It’s time for a food revolution

When you buy ‘cheap’ food at the supermarket, someone else subsidizes your meal. The grocery store doesn’t take the hit.

To the Editor,

Re: We’re getting less for more these days, Letters, Jan. 22.

Last month a local grocery store flyer advertised a bag of peppers for $3.99. For a heat-loving vegetable that’s been trucked here from Mexico in January, the grocer doesn’t ask for much. But are the peppers truly cheap?

Personally, I don’t think so. When you buy ‘cheap’ food at the supermarket, someone else subsidizes your meal. The grocery store doesn’t take the hit; it passes the costs on to the people who grew and harvested your food. And when we ship cheap food all over the place, the environment pays the difference.

The letter writer suggests the government look at “wage and price controls.” In my opinion, if supermarkets faced wage and price controls, they would force farmers to make up the difference. That, or they would lower the wages of their already underpaid on-the-floor employees.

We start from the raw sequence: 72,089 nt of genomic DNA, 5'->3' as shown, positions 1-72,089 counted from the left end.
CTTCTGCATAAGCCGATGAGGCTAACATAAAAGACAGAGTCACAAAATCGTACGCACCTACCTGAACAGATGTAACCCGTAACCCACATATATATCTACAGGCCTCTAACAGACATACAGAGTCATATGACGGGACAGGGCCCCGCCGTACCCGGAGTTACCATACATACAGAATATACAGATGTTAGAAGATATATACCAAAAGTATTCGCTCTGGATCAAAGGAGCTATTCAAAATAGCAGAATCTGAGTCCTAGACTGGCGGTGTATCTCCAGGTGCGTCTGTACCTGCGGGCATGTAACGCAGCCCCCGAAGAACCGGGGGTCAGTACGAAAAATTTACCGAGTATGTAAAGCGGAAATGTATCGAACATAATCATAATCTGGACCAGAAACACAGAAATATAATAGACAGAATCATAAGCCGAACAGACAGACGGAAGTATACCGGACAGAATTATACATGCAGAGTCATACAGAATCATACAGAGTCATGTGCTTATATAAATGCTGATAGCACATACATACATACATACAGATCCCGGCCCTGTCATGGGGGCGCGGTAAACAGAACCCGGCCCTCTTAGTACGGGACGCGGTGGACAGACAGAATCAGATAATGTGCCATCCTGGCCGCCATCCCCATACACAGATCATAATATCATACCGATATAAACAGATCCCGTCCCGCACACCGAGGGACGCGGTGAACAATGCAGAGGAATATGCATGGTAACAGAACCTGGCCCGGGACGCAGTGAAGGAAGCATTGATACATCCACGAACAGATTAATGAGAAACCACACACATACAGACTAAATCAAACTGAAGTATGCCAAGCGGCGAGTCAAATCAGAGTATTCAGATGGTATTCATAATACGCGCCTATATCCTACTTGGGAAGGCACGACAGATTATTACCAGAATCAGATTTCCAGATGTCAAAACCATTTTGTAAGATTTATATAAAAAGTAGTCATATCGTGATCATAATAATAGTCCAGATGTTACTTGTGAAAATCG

However, I love the idea of growing food rather than ornamentals. Who needs cheap peppers in January, anyway? My partner and I grow our own food. We save piles of money, we eat well, and we have good food to share with our neighbours. I think if enough people start growing their own food, we’ll see an increase in food security for the whole community, and, hopefully, an increase in local small-scale farming.

People who live in poverty may have little choice about where their food comes from, but I think everyone would benefit from a food revolution.

Leaf Kotasek
Gabriola Island

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